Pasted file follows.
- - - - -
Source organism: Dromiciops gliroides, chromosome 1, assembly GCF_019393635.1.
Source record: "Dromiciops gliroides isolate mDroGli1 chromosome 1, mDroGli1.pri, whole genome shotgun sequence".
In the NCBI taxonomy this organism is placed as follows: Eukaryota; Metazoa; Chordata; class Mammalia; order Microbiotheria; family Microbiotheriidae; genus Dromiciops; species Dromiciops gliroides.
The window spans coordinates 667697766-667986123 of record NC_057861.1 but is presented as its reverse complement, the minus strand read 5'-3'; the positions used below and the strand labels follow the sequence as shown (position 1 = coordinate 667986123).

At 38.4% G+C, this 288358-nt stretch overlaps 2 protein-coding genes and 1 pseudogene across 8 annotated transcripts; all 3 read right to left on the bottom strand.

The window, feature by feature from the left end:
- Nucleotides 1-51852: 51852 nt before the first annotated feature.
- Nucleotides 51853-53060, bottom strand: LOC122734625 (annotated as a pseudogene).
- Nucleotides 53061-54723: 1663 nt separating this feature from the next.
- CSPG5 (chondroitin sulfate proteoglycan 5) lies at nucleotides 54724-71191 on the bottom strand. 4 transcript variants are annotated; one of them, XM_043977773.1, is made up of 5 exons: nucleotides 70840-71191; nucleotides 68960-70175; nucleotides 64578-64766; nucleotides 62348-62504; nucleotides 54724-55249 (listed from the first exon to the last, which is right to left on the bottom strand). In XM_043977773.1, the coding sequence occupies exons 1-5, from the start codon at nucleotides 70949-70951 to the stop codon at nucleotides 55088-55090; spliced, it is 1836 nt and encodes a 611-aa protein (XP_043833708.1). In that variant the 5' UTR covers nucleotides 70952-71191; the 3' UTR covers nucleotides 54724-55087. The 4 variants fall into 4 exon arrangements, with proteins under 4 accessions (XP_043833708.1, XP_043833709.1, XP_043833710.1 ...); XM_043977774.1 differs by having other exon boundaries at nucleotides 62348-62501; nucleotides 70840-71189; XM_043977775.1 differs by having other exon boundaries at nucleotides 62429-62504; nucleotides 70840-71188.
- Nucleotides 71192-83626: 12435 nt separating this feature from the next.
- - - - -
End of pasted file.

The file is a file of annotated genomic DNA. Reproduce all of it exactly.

Source organism: Dromiciops gliroides, chromosome 1, assembly GCF_019393635.1.
Source record: "Dromiciops gliroides isolate mDroGli1 chromosome 1, mDroGli1.pri, whole genome shotgun sequence".
In the NCBI taxonomy this organism is placed as follows: Eukaryota; Metazoa; Chordata; class Mammalia; order Microbiotheria; family Microbiotheriidae; genus Dromiciops; species Dromiciops gliroides.
The window spans coordinates 667697766-667986123 of record NC_057861.1 but is presented as its reverse complement, the minus strand read 5'-3'; the positions used below and the strand labels follow the sequence as shown (position 1 = coordinate 667986123).

At 38.4% G+C, this 288358-nt stretch overlaps 2 protein-coding genes and 1 pseudogene across 8 annotated transcripts; all 3 read right to left on the bottom strand.

The window, feature by feature from the left end:
- Nucleotides 1-51852: 51852 nt before the first annotated feature.
- Nucleotides 51853-53060, bottom strand: LOC122734625 (annotated as a pseudogene).
- Nucleotides 53061-54723: 1663 nt separating this feature from the next.
- CSPG5 (chondroitin sulfate proteoglycan 5) lies at nucleotides 54724-71191 on the bottom strand. 4 transcript variants are annotated; one of them, XM_043977773.1, is made up of 5 exons: nucleotides 70840-71191; nucleotides 68960-70175; nucleotides 64578-64766; nucleotides 62348-62504; nucleotides 54724-55249 (listed from the first exon to the last, which is right to left on the bottom strand). In XM_043977773.1, the coding sequence occupies exons 1-5, from the start codon at nucleotides 70949-70951 to the stop codon at nucleotides 55088-55090; spliced, it is 1836 nt and encodes a 611-aa protein (XP_043833708.1). In that variant the 5' UTR covers nucleotides 70952-71191; the 3' UTR covers nucleotides 54724-55087. The 4 variants fall into 4 exon arrangements, with proteins under 4 accessions (XP_043833708.1, XP_043833709.1, XP_043833710.1 ...); XM_043977774.1 differs by having other exon boundaries at nucleotides 62348-62501; nucleotides 70840-71189; XM_043977775.1 differs by having other exon boundaries at nucleotides 62429-62504; nucleotides 70840-71188.
- Nucleotides 71192-83626: 12435 nt separating this feature from the next.